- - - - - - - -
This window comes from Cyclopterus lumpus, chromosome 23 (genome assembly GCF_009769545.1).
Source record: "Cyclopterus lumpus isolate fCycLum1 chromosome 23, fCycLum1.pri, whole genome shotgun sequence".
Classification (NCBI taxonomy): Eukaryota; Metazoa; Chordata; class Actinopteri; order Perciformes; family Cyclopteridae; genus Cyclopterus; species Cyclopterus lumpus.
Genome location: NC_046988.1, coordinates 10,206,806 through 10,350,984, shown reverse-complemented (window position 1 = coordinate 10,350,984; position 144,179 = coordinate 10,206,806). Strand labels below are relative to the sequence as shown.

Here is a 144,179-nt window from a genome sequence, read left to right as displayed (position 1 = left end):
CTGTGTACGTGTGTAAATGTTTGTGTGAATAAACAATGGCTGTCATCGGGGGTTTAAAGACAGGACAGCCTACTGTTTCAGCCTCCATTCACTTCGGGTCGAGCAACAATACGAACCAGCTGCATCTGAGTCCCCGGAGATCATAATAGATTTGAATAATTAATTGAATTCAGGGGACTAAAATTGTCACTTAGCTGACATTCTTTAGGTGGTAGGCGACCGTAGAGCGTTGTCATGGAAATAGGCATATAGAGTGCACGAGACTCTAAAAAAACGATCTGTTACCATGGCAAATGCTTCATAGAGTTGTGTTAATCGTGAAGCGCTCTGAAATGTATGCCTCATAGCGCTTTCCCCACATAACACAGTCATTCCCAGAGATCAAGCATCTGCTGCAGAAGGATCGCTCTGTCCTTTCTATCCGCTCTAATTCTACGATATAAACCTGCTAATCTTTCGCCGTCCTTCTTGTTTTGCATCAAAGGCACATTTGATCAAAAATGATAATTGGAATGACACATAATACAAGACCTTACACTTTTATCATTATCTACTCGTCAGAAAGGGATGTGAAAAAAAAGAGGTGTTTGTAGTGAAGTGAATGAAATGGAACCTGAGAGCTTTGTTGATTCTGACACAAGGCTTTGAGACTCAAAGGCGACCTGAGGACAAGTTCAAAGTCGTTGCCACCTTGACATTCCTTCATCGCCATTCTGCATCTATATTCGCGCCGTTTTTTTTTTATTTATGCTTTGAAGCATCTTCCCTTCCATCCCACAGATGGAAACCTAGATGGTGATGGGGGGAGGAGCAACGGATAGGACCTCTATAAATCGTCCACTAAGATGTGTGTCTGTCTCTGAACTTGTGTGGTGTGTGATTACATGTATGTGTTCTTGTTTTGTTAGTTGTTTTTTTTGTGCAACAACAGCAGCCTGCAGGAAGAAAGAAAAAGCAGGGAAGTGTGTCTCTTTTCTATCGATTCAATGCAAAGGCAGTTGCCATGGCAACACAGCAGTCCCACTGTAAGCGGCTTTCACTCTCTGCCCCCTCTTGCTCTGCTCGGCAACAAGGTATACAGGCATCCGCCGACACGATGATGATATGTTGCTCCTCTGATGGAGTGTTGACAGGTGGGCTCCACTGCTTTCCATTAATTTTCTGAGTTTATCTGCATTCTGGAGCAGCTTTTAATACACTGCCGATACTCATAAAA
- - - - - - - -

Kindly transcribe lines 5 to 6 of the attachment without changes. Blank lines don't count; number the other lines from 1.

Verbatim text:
Here is a 144,179-nt window from a genome sequence, read left to right as displayed (position 1 = left end):
CTGTGTACGTGTGTAAATGTTTGTGTGAATAAACAATGGCTGTCATCGGGGGTTTAAAGACAGGACAGCCTACTGTTTCAGCCTCCATTCACTTCGGGTCGAGCAACAATACGAACCAGCTGCATCTGAGTCCCCGGAGATCATAATAGATTTGAATAATTAATTGAATTCAGGGGACTAAAATTGTCACTTAGCTGACATTCTTTAGGTGGTAGGCGACCGTAGAGCGTTGTCATGGAAATAGGCATATAGAGTGCACGAGACTCTAAAAAAACGATCTGTTACCATGGCAAATGCTTCATAGAGTTGTGTTAATCGTGAAGCGCTCTGAAATGTATGCCTCATAGCGCTTTCCCCACATAACACAGTCATTCCCAGAGATCAAGCATCTGCTGCAGAAGGATCGCTCTGTCCTTTCTATCCGCTCTAATTCTACGATATAAACCTGCTAATCTTTCGCCGTCCTTCTTGTTTTGCATCAAAGGCACATTTGATCAAAAATGATAATTGGAATGACACATAATACAAGACCTTACACTTTTATCATTATCTACTCGTCAGAAAGGGATGTGAAAAAAAAGAGGTGTTTGTAGTGAAGTGAATGAAATGGAACCTGAGAGCTTTGTTGATTCTGACACAAGGCTTTGAGACTCAAAGGCGACCTGAGGACAAGTTCAAAGTCGTTGCCACCTTGACATTCCTTCATCGCCATTCTGCATCTATATTCGCGCCGTTTTTTTTTTATTTATGCTTTGAAGCATCTTCCCTTCCATCCCACAGATGGAAACCTAGATGGTGATGGGGGGAGGAGCAACGGATAGGACCTCTATAAATCGTCCACTAAGATGTGTGTCTGTCTCTGAACTTGTGTGGTGTGTGATTACATGTATGTGTTCTTGTTTTGTTAGTTGTTTTTTTTGTGCAACAACAGCAGCCTGCAGGAAGAAAGAAAAAGCAGGGAAGTGTGTCTCTTTTCTATCGATTCAATGCAAAGGCAGTTGCCATGGCAACACAGCAGTCCCACTGTAAGCGGCTTTCACTCTCTGCCCCCTCTTGCTCTGCTCGGCAACAAGGTATACAGGCATCCGCCGACACGATGATGATATGTTGCTCCTCTGATGGAGTGTTGACAGGTGGGCTCCACTGCTTTCCATTAATTTTCTGAGTTTATCTGCATTCTGGAGCAGCTTTTAATACACTGCCGATACTCATAAAA